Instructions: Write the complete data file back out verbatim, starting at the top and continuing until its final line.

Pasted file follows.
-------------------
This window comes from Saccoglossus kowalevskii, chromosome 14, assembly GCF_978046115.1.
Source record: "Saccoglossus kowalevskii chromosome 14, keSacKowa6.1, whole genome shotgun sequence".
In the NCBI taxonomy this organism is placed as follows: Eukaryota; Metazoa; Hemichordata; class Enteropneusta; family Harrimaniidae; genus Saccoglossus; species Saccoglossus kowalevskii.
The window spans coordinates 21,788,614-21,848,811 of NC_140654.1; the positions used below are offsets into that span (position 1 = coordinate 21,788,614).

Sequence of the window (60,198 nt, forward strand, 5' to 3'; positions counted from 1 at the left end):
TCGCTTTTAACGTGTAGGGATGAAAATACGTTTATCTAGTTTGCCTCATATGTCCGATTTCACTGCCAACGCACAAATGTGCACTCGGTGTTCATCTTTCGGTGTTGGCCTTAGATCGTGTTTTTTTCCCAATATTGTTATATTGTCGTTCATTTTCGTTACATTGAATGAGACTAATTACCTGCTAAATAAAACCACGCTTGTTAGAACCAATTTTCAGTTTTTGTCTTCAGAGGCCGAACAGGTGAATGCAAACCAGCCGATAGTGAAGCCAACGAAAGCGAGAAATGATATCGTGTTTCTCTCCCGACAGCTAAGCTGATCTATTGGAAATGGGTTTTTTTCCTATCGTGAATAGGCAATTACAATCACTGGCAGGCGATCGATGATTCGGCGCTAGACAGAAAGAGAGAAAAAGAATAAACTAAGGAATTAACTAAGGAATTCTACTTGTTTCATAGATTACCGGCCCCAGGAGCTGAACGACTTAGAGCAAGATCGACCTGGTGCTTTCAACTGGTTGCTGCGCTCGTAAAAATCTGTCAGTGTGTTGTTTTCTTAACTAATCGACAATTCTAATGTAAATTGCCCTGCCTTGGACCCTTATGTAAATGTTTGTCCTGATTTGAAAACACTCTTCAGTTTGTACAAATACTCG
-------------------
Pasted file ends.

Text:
This window comes from Saccoglossus kowalevskii, chromosome 14, assembly GCF_978046115.1.
Source record: "Saccoglossus kowalevskii chromosome 14, keSacKowa6.1, whole genome shotgun sequence".
In the NCBI taxonomy this organism is placed as follows: Eukaryota; Metazoa; Hemichordata; class Enteropneusta; family Harrimaniidae; genus Saccoglossus; species Saccoglossus kowalevskii.
The window spans coordinates 21,788,614-21,848,811 of NC_140654.1; the positions used below are offsets into that span (position 1 = coordinate 21,788,614).

Sequence of the window (60,198 nt, forward strand, 5' to 3'; positions counted from 1 at the left end):
TCGCTTTTAACGTGTAGGGATGAAAATACGTTTATCTAGTTTGCCTCATATGTCCGATTTCACTGCCAACGCACAAATGTGCACTCGGTGTTCATCTTTCGGTGTTGGCCTTAGATCGTGTTTTTTTCCCAATATTGTTATATTGTCGTTCATTTTCGTTACATTGAATGAGACTAATTACCTGCTAAATAAAACCACGCTTGTTAGAACCAATTTTCAGTTTTTGTCTTCAGAGGCCGAACAGGTGAATGCAAACCAGCCGATAGTGAAGCCAACGAAAGCGAGAAATGATATCGTGTTTCTCTCCCGACAGCTAAGCTGATCTATTGGAAATGGGTTTTTTTCCTATCGTGAATAGGCAATTACAATCACTGGCAGGCGATCGATGATTCGGCGCTAGACAGAAAGAGAGAAAAAGAATAAACTAAGGAATTAACTAAGGAATTCTACTTGTTTCATAGATTACCGGCCCCAGGAGCTGAACGACTTAGAGCAAGATCGACCTGGTGCTTTCAACTGGTTGCTGCGCTCGTAAAAATCTGTCAGTGTGTTGTTTTCTTAACTAATCGACAATTCTAATGTAAATTGCCCTGCCTTGGACCCTTATGTAAATGTTTGTCCTGATTTGAAAACACTCTTCAGTTTGTACAAATACTCG